Things Fall Apart
“He belongs to the clan,” he told her [Okonkwo’s eldest wife]. “So look after him.”
“Is he staying long with us?” she asked.
“Do what you are told, woman,” Okonkwo thundered, and stammered. “When did you become one of the ndichie of Umuofia?”
And so Nwoye’s mother took Ikemefuna to her hut and asked no more questions. (2.16-19)
His mother and sisters worked hard enough, but they grew women’s crops, like coco-yams, beans and cassava. Yam, the king of crops, was a man’s crop. (3.28)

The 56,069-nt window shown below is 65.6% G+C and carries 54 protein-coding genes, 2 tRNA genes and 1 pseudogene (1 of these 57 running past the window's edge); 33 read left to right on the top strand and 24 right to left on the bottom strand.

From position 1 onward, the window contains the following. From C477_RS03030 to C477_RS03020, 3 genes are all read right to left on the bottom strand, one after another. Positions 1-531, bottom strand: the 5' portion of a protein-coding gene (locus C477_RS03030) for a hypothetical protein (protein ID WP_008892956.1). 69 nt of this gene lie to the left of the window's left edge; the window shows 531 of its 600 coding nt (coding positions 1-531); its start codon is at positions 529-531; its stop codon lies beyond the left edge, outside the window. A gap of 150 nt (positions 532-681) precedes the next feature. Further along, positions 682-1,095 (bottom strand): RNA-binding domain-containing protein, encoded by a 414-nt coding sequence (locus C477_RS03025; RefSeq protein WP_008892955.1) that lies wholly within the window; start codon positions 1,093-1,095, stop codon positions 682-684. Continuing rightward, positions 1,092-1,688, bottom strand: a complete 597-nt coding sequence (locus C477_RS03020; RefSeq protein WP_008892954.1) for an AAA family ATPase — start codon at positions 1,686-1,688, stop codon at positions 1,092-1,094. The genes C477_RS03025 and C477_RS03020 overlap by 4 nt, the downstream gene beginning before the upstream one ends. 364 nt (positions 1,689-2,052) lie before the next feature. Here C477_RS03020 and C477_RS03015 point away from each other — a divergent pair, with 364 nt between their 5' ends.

Only a week ago a man had contradicted him at a kindred meeting which they held to discuss the next ancestral feast. Without looking at the man Okonkwo had said. “This meeting is for men.” The man who had contradicted him had no titles. That was why he had called him a woman. Okonkwo knew how to kill a man’s spirit. (4.1)